Tonight’s the night: the 2021 full Harvest Moon will grace our skies in the UK, making it the perfect time to try out some astronomy or even astrophotography.
Unfortunately, for most of us in the UK, the weather might be cloudy this evening. But just in case it’s not, read on to find out when you can see the full Moon, what features you can see on the lunar surface and how you can photograph it. We’ve answered these with the help of Prof Michael Merrifield, an astronomer at the University of Nottingham.
Don’t worry if you miss it – there will be one next month. Make sure to check the full Moon calendar for the date of the next one. In the mean time, take a look at the meteor shower calendar to find out when to catch the Draconids, or read our guide to astronomy for beginners.
When is the full Harvest Moon 2021?
The Moon will reach peak ‘fullness’ at 12:54am on 21 September 2021 in the UK. Though the Moon is technically full for only a moment, you can enjoy great views (weather permitting) for more or less a full day before and after this time.
Why is it called the Harvest Moon?
Full Moons all have a name, and that name is usually related to the time of year.
“It is a tradition to give each of the full Moons of the year a name, and, since we are at harvest time now (at least in the Northern Hemisphere), it is a pretty good way to identify the full Moon with the time of year,” says Merrifield.
How often do full Moons happen?
Full Moons happen roughly once every 29.5 days. This is how long it takes the Moon to orbit the Earth once. In fact, the concept of a month was originally based on the length of the lunar cycle – though in our modern calendar, we’ve adjusted the months to line up with the length of a year.
We normally see one full Moon a month – but because calendar months aren’t the same length as lunar months, it’s possible to get two full Moons in one month. When there are 13 full Moons in one year, we call the bonus one a ‘blue Moon’.
What details can I find when looking at the full Moon?
“It really depends how good your eyesight is! Without a telescope, you might be able to pick out the darker regions called ‘mares’ or ‘seas’. They aren’t, of course, actual oceans – they are expanses of ancient lava flow that have left these dark stains across the Moon,” says Merrifield.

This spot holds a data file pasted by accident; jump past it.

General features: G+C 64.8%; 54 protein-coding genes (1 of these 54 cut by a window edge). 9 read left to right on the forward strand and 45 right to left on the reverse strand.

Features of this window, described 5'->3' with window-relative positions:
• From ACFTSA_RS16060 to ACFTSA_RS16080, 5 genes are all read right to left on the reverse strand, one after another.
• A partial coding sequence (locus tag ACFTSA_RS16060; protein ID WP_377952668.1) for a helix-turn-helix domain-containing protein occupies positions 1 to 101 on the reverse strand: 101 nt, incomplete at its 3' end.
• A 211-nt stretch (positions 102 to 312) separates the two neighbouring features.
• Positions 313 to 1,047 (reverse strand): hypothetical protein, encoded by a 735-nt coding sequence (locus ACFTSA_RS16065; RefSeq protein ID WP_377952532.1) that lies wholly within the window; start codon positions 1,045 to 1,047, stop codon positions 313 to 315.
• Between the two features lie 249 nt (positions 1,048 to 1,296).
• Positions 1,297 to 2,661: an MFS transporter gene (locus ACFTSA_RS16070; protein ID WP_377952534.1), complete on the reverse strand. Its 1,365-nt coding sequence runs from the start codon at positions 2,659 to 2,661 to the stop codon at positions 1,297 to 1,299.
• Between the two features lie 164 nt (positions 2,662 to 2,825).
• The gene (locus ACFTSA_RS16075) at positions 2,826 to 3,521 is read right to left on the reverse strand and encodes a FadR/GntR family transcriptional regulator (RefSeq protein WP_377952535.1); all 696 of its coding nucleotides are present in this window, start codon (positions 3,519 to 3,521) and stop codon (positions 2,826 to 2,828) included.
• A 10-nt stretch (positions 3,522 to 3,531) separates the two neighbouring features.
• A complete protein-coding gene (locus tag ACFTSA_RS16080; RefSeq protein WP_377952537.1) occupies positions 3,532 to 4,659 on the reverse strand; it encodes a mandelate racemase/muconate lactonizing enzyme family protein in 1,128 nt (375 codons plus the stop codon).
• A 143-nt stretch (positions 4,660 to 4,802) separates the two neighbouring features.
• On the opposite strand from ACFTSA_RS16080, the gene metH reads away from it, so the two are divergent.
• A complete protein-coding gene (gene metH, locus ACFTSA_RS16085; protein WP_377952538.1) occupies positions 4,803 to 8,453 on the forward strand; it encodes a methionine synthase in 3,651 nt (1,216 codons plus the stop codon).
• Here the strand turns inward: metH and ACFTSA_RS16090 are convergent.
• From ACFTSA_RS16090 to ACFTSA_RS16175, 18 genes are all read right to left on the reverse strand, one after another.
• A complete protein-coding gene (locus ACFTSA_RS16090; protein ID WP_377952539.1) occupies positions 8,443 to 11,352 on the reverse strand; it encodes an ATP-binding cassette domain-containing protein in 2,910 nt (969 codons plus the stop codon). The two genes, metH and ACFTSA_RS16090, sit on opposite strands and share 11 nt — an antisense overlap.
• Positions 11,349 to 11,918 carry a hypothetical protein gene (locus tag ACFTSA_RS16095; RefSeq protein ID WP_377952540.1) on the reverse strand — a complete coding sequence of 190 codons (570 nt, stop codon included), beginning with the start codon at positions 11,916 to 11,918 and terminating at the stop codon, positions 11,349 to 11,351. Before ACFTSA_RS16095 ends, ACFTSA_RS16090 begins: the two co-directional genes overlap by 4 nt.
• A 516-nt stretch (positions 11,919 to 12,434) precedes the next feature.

“With a pair of binoculars or a small telescope, you ought to be able to start picking out plenty of individual craters. Away from full Moon, looking close to the terminator – where night turns to day on the Moon – should help, as that is where the shadows are longest, helping to pick out these features.”
There are a few craters you can pick out by eye on the Moon’s surface. If you’re in the northern hemisphere, look slightly to the left of the Moon’s centre and you’ll see a bright crater named Copernicus. To the left of Copernicus, you’ll see the Aristarchus crater, and down near the bottom is Tycho.
If you’re in the southern hemisphere, the Moon will appear the other way up.
What’s the best way to photograph the Harvest Moon?
When the Moon is full, it’s always tempting to pull out your phone and snap a picture – but more often than not, it’ll end up as a pale splodge in the sky, and not the impressive sight you can see with your eyes. So is there a good way to take a picture of the full Moon?
“Counter-intuitively, the full Moon is not a particularly good time to photograph the Moon,” says Merrifield. “The issue is that we are effectively looking at the Moon at midday, so the shadows are very short – when the Sun is a little lower in the lunar sky, the shadows cast make it easier to pick out the three-dimensional structures of mountains and craters, so you might get a better view of the Moon a week before or after full Moon.
“But it is an impressive-looking thing when full, so worth a try. If you have a zoom lens, do make full use of it. Even a cheap telescope can get a nice shot of the Moon if you point your phone into the eyepiece.
“If you have a fancier camera that allows you to change things manually, reducing the exposure time or stopping down the lens (so setting a higher ‘F number’) can often prevent over-exposure, which can produce much clearer images.”
About our expert, Prof Michael Merrifield
Michael is a professor of astronomy at the University of Nottingham. He studies the formation and structure of galaxies, cosmology, and X-ray and gamma astronomy.